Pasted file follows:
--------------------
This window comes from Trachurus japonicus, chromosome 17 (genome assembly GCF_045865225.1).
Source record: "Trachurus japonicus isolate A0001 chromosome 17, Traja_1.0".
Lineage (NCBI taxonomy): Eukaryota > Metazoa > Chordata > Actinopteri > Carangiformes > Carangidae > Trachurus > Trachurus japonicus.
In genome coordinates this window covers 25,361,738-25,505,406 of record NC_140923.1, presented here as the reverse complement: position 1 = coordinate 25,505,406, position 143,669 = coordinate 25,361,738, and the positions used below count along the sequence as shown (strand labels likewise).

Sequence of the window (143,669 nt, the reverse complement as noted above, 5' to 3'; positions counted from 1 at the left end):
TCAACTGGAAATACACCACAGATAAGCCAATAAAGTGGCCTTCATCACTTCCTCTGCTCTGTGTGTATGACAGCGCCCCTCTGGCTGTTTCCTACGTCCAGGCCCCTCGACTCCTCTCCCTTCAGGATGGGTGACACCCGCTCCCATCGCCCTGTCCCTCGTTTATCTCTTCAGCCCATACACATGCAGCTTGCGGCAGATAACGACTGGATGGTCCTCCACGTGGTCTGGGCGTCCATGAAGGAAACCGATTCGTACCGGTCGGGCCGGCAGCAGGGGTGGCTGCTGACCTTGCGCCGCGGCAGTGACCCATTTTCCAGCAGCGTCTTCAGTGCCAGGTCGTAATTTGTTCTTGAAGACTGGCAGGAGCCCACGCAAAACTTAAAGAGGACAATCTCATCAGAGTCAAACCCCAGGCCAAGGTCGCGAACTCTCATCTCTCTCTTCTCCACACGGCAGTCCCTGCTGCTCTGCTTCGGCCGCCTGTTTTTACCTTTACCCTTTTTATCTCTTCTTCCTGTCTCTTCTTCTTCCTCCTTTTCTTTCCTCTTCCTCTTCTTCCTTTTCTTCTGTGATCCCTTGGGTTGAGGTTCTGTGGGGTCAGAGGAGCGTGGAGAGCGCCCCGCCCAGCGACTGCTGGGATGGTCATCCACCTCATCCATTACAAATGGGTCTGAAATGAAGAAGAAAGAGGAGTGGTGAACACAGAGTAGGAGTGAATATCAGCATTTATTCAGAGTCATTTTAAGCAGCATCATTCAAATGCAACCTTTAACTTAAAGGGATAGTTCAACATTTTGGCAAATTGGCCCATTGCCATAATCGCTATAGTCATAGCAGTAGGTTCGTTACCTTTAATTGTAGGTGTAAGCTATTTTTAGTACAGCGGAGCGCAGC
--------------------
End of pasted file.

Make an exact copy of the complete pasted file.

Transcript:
This window comes from Trachurus japonicus, chromosome 17 (genome assembly GCF_045865225.1).
Source record: "Trachurus japonicus isolate A0001 chromosome 17, Traja_1.0".
Lineage (NCBI taxonomy): Eukaryota > Metazoa > Chordata > Actinopteri > Carangiformes > Carangidae > Trachurus > Trachurus japonicus.
In genome coordinates this window covers 25,361,738-25,505,406 of record NC_140923.1, presented here as the reverse complement: position 1 = coordinate 25,505,406, position 143,669 = coordinate 25,361,738, and the positions used below count along the sequence as shown (strand labels likewise).

Sequence of the window (143,669 nt, the reverse complement as noted above, 5' to 3'; positions counted from 1 at the left end):
TCAACTGGAAATACACCACAGATAAGCCAATAAAGTGGCCTTCATCACTTCCTCTGCTCTGTGTGTATGACAGCGCCCCTCTGGCTGTTTCCTACGTCCAGGCCCCTCGACTCCTCTCCCTTCAGGATGGGTGACACCCGCTCCCATCGCCCTGTCCCTCGTTTATCTCTTCAGCCCATACACATGCAGCTTGCGGCAGATAACGACTGGATGGTCCTCCACGTGGTCTGGGCGTCCATGAAGGAAACCGATTCGTACCGGTCGGGCCGGCAGCAGGGGTGGCTGCTGACCTTGCGCCGCGGCAGTGACCCATTTTCCAGCAGCGTCTTCAGTGCCAGGTCGTAATTTGTTCTTGAAGACTGGCAGGAGCCCACGCAAAACTTAAAGAGGACAATCTCATCAGAGTCAAACCCCAGGCCAAGGTCGCGAACTCTCATCTCTCTCTTCTCCACACGGCAGTCCCTGCTGCTCTGCTTCGGCCGCCTGTTTTTACCTTTACCCTTTTTATCTCTTCTTCCTGTCTCTTCTTCTTCCTCCTTTTCTTTCCTCTTCCTCTTCTTCCTTTTCTTCTGTGATCCCTTGGGTTGAGGTTCTGTGGGGTCAGAGGAGCGTGGAGAGCGCCCCGCCCAGCGACTGCTGGGATGGTCATCCACCTCATCCATTACAAATGGGTCTGAAATGAAGAAGAAAGAGGAGTGGTGAACACAGAGTAGGAGTGAATATCAGCATTTATTCAGAGTCATTTTAAGCAGCATCATTCAAATGCAACCTTTAACTTAAAGGGATAGTTCAACATTTTGGCAAATTGGCCCATTGCCATAATCGCTATAGTCATAGCAGTAGGTTCGTTACCTTTAATTGTAGGTGTAAGCTATTTTTAGTACAGCGGAGCGCAGC